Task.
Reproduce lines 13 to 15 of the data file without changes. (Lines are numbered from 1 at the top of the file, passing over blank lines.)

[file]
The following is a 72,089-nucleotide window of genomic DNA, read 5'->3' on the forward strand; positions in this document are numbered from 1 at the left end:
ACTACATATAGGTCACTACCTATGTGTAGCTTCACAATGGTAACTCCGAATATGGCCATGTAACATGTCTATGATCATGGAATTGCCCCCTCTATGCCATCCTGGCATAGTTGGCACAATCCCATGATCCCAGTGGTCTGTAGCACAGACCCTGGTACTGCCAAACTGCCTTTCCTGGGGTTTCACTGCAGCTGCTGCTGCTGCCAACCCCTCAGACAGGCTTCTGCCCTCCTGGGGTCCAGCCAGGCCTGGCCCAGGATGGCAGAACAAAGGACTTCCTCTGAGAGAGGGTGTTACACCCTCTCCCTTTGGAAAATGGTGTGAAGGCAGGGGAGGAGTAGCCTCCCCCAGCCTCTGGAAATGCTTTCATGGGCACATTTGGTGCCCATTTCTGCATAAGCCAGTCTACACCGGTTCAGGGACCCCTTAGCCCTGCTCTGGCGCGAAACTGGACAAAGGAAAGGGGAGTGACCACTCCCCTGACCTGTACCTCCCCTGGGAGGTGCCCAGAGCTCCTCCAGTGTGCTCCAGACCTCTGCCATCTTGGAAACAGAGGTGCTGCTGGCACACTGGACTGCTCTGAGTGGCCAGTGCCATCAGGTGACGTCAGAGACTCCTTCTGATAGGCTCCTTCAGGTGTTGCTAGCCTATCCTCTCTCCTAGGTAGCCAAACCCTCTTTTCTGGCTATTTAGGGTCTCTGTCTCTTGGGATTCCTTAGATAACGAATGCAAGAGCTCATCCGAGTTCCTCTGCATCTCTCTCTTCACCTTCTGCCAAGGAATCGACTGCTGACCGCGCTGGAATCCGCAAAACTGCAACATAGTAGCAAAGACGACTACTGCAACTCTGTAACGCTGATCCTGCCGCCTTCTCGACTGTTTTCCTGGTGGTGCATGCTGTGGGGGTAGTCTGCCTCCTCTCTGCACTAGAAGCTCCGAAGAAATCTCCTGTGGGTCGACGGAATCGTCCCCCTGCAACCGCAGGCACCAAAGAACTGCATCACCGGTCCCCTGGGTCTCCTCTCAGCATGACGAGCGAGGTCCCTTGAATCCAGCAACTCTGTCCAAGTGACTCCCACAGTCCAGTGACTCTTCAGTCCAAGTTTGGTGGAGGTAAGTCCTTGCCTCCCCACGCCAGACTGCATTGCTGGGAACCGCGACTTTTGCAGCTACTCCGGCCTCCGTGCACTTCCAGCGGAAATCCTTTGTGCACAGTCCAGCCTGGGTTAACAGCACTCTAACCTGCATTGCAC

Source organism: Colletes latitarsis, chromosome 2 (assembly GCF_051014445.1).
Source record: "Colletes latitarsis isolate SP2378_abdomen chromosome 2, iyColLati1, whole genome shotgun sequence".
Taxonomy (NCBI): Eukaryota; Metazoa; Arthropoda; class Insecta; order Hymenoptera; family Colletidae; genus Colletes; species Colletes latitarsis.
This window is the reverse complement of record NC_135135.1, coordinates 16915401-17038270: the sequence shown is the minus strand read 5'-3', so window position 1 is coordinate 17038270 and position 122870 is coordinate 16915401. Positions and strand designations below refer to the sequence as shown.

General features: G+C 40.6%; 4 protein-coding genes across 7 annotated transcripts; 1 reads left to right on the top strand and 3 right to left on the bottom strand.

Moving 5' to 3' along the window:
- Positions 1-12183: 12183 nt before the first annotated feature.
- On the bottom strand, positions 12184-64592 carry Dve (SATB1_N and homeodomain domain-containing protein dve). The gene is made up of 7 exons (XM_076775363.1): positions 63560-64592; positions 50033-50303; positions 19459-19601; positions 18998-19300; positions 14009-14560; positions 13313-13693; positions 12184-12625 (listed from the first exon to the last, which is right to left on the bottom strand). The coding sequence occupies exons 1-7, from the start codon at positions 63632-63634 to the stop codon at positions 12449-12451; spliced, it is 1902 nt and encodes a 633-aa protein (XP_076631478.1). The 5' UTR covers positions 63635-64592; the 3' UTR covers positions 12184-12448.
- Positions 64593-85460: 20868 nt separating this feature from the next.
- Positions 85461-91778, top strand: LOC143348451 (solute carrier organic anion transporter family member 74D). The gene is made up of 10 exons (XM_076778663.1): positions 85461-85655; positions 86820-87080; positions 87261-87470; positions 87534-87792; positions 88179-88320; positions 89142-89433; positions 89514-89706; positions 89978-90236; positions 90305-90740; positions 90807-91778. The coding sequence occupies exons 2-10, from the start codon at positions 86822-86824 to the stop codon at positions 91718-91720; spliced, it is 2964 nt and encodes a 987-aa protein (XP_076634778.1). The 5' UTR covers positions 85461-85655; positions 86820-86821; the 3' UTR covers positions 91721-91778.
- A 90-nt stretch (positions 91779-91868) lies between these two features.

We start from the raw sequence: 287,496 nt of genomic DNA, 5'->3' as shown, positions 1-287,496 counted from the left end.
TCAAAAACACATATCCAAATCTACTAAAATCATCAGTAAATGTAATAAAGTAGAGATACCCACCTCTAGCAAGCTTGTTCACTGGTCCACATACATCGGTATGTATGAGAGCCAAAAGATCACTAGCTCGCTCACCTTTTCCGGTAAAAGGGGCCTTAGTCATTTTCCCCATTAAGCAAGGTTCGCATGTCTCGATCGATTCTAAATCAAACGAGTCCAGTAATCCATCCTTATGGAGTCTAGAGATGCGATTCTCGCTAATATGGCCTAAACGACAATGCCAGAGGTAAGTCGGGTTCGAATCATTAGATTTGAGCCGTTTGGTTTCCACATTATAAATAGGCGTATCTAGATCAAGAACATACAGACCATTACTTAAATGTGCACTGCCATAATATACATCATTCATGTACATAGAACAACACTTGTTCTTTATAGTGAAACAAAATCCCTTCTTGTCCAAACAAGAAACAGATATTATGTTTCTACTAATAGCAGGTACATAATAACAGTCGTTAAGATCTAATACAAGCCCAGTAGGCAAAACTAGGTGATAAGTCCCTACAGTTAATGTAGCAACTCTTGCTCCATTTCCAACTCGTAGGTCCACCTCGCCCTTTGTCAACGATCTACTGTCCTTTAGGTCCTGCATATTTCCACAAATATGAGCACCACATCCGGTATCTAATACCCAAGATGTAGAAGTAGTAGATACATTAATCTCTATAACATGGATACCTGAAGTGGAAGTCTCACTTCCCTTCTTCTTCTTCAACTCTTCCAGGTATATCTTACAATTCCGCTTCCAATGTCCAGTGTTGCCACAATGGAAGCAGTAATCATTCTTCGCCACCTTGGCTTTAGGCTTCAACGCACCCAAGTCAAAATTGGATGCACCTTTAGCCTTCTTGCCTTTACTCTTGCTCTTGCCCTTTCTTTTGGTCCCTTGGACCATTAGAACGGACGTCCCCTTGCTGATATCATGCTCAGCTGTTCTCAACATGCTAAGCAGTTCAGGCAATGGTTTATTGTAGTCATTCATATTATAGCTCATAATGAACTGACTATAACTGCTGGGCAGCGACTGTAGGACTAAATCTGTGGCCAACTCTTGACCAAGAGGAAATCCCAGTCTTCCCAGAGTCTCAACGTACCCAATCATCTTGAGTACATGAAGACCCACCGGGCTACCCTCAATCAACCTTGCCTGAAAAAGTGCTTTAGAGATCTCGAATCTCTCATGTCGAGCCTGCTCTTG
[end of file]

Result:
- A 90-nt stretch (positions 91779-91868) lies between these two features.

We start from the raw sequence: 287,496 nt of genomic DNA, 5'->3' as shown, positions 1-287,496 counted from the left end.
TCAAAAACACATATCCAAATCTACTAAAATCATCAGTAAATGTAATAAAGTAGAGATACCCACCTCTAGCAAGCTTGTTCACTGGTCCACATACATCGGTATGTATGAGAGCCAAAAGATCACTAGCTCGCTCACCTTTTCCGGTAAAAGGGGCCTTAGTCATTTTCCCCATTAAGCAAGGTTCGCATGTCTCGATCGATTCTAAATCAAACGAGTCCAGTAATCCATCCTTATGGAGTCTAGAGATGCGATTCTCGCTAATATGGCCTAAACGACAATGCCAGAGGTAAGTCGGGTTCGAATCATTAGATTTGAGCCGTTTGGTTTCCACATTATAAATAGGCGTATCTAGATCAAGAACATACAGACCATTACTTAAATGTGCACTGCCATAATATACATCATTCATGTACATAGAACAACACTTGTTCTTTATAGTGAAACAAAATCCCTTCTTGTCCAAACAAGAAACAGATATTATGTTTCTACTAATAGCAGGTACATAATAACAGTCGTTAAGATCTAATACAAGCCCAGTAGGCAAAACTAGGTGATAAGTCCCTACAGTTAATGTAGCAACTCTTGCTCCATTTCCAACTCGTAGGTCCACCTCGCCCTTTGTCAACGATCTACTGTCCTTTAGGTCCTGCATATTTCCACAAATATGAGCACCACATCCGGTATCTAATACCCAAGATGTAGAAGTAGTAGATACATTAATCTCTATAACATGGATACCTGAAGTGGAAGTCTCACTTCCCTTCTTCTTCTTCAACTCTTCCAGGTATATCTTACAATTCCGCTTCCAATGTCCAGTGTTGCCACAATGGAAGCAGTAATCATTCTTCGCCACCTTGGCTTTAGGCTTCAACGCACCCAAGTCAAAATTGGATGCACCTTTAGCCTTCTTGCCTTTACTCTTGCTCTTGCCCTTTCTTTTGGTCCCTTGGACCATTAGAACGGACGTCCCCTTGCTGATATCATGCTCAGCTGTTCTCAACATGCTAAGCAGTTCAGGCAATGGTTTATTGTAGTCATTCATATTATAGCTCATAATGAACTGACTATAACTGCTGGGCAGCGACTGTAGGACTAAATCTGTGGCCAACTCTTGACCAAGAGGAAATCCCAGTCTTCCCAGAGTCTCAACGTACCCAATCATCTTGAGTACATGAAGACCCACCGGGCTACCCTCAATCAACCTTGCCTGAAAAAGTGCTTTAGAGATCTCGAATCTCTCATGTCGAGCCTGCTCTTG